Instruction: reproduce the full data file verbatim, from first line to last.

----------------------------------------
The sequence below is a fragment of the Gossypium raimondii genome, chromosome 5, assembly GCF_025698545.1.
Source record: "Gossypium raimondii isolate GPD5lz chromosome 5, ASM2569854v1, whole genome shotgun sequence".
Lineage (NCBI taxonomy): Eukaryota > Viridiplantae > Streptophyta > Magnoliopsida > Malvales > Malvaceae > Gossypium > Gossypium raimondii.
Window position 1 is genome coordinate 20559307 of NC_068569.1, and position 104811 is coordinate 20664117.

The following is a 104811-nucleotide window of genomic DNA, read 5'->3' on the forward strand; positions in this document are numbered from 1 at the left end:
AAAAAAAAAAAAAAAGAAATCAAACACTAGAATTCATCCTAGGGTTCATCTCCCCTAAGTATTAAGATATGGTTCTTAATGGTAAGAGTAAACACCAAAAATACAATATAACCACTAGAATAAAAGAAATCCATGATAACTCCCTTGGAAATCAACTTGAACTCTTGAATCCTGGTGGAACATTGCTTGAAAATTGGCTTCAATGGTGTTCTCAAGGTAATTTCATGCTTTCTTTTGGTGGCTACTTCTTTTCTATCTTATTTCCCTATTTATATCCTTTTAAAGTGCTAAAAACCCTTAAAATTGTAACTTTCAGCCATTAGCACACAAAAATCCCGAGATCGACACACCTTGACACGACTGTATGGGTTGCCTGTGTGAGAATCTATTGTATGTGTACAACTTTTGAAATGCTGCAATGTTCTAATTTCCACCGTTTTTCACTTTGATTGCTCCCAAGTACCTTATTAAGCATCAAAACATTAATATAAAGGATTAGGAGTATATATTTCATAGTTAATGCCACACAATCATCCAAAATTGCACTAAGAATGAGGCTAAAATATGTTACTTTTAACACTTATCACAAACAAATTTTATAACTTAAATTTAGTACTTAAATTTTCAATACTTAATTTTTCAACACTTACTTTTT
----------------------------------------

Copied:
The sequence below is a fragment of the Gossypium raimondii genome, chromosome 5, assembly GCF_025698545.1.
Source record: "Gossypium raimondii isolate GPD5lz chromosome 5, ASM2569854v1, whole genome shotgun sequence".
Lineage (NCBI taxonomy): Eukaryota > Viridiplantae > Streptophyta > Magnoliopsida > Malvales > Malvaceae > Gossypium > Gossypium raimondii.
Window position 1 is genome coordinate 20559307 of NC_068569.1, and position 104811 is coordinate 20664117.

The following is a 104811-nucleotide window of genomic DNA, read 5'->3' on the forward strand; positions in this document are numbered from 1 at the left end:
AAAAAAAAAAAAAAAGAAATCAAACACTAGAATTCATCCTAGGGTTCATCTCCCCTAAGTATTAAGATATGGTTCTTAATGGTAAGAGTAAACACCAAAAATACAATATAACCACTAGAATAAAAGAAATCCATGATAACTCCCTTGGAAATCAACTTGAACTCTTGAATCCTGGTGGAACATTGCTTGAAAATTGGCTTCAATGGTGTTCTCAAGGTAATTTCATGCTTTCTTTTGGTGGCTACTTCTTTTCTATCTTATTTCCCTATTTATATCCTTTTAAAGTGCTAAAAACCCTTAAAATTGTAACTTTCAGCCATTAGCACACAAAAATCCCGAGATCGACACACCTTGACACGACTGTATGGGTTGCCTGTGTGAGAATCTATTGTATGTGTACAACTTTTGAAATGCTGCAATGTTCTAATTTCCACCGTTTTTCACTTTGATTGCTCCCAAGTACCTTATTAAGCATCAAAACATTAATATAAAGGATTAGGAGTATATATTTCATAGTTAATGCCACACAATCATCCAAAATTGCACTAAGAATGAGGCTAAAATATGTTACTTTTAACACTTATCACAAACAAATTTTATAACTTAAATTTAGTACTTAAATTTTCAATACTTAATTTTTCAACACTTACTTTTT